EK: Thank you, Kathryn. Just, everything that you mentioned there and shared just made me think that it's important that more spaces where people can bring their testimonies forward is really important, have shared experiences come forward. And like you said, you said that only a paragraph of your education, of your history books, only talked about Japanese American history during World War II and I think that, even if it's expanded today, it's not much, even in my education, and it's really disappointing. And I think that, like I said before, there needs to be more space, not only for Japanese Americans, but those to learn more about these testimonies that come forward within this commission. But thank you for sharing that. I will definitely look into it right after this.

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EK: But, as you mentioned before, you were the past president of the Seattle JACL. And in fact, you were the third female president of the Seattle JACL. So, if you could speak to what the significance of this role meant to you, as well as what your experience was as... I would say you're definitely a trailblazer for future women leaders within this chapter and also, I just think within just a general basis, that you're a trailblazer for future women leaders. But also, if you don't mind sharing your potential barriers that you experienced as well during your time as the president of the JACL, and if that had anything to do with the role of being a woman.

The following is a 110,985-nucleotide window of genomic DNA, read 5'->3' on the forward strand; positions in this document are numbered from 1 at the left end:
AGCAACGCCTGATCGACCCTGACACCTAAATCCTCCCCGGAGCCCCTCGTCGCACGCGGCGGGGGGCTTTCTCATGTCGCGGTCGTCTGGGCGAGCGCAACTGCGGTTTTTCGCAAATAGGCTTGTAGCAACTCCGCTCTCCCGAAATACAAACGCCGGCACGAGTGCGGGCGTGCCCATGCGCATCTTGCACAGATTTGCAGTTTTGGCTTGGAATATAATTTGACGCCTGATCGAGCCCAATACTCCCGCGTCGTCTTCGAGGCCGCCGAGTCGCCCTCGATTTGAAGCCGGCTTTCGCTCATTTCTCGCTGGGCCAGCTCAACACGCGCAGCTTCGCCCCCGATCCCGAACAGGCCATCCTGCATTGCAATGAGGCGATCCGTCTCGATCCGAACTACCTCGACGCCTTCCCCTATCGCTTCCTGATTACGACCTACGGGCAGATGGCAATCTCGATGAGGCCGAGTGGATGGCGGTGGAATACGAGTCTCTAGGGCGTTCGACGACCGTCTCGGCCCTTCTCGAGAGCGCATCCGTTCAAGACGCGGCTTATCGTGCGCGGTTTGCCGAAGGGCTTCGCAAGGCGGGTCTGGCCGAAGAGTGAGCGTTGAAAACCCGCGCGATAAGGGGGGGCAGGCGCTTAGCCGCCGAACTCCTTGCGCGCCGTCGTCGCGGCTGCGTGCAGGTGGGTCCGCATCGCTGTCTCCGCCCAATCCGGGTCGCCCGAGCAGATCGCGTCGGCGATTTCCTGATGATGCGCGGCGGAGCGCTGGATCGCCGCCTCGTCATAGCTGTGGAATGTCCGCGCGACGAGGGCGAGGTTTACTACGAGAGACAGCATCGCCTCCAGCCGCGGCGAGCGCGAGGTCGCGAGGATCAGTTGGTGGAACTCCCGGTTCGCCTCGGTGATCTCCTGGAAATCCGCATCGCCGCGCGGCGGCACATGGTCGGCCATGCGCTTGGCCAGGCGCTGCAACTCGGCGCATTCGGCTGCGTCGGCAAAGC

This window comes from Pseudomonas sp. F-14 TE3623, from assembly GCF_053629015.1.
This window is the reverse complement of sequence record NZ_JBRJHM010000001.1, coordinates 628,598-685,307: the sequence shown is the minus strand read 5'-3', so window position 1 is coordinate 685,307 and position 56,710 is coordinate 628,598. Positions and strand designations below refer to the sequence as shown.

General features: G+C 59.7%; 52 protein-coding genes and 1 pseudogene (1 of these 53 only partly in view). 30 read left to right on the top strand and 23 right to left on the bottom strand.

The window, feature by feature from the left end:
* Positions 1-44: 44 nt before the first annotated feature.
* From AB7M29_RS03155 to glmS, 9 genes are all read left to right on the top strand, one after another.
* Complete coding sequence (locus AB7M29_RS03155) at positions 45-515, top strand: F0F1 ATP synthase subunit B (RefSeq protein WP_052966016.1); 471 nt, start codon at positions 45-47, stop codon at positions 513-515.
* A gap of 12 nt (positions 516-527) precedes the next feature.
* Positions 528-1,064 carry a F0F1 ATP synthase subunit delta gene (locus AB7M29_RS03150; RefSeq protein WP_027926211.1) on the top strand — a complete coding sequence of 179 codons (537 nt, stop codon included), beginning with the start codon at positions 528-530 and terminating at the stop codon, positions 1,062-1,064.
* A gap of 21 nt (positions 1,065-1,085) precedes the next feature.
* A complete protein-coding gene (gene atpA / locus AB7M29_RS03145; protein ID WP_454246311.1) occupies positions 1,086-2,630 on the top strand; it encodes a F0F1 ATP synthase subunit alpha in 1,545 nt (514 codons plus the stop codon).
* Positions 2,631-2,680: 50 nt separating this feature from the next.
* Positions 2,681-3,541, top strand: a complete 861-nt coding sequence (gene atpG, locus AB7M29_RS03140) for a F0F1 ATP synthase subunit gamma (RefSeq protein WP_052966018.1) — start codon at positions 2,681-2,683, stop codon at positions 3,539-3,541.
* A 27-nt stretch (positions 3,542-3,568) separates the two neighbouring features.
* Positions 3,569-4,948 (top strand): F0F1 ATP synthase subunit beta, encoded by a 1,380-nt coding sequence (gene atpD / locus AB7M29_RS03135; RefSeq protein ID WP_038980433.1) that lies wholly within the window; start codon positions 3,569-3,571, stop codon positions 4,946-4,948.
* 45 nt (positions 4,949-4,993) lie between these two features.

KB: Well, thank you. I mean, first of all, I think you're being too generous to me. But I'm pleased to talk about my experience. In 1982, I think the most significant role I played was in representing the chapter at the National JACL convention. At a meeting of the National JACL Redress Committee, the national committee sought a vote in support of establishment of a foundation as the approach to redress. In representing the Seattle chapter's position, I made a vigorous objection to the proposal. The Seattle chapter held a firm belief that individual redress payments were an essential component of Japanese American redress. And, as I argued, the Seattle chapter's view was that the proposed foundation approach amounted to a breach of faith with the many members who have joined the redress movement on the basis, with the understanding, that the National JACL would seek individual redress payment. The national convention that day supported their proposal to establish a foundation. However, of course, the chapters -- the chapter ultimately prevailed in its position because the Civil Liberties Act of 1988 provided payments to individuals. I think, it may sound kind of strange to say that I think that that was -- I identify that as a significant role that I played as president when I basically failed. But I think, it's important to me because it just showed how principled the chapter was in its fidelity to its membership. And it's sense that, even if you're going to lose, you need to stand up for what is right. I think that is part of the essence of the Seattle chapter. Speaking with a loud... speaking with a reason but a clear voice.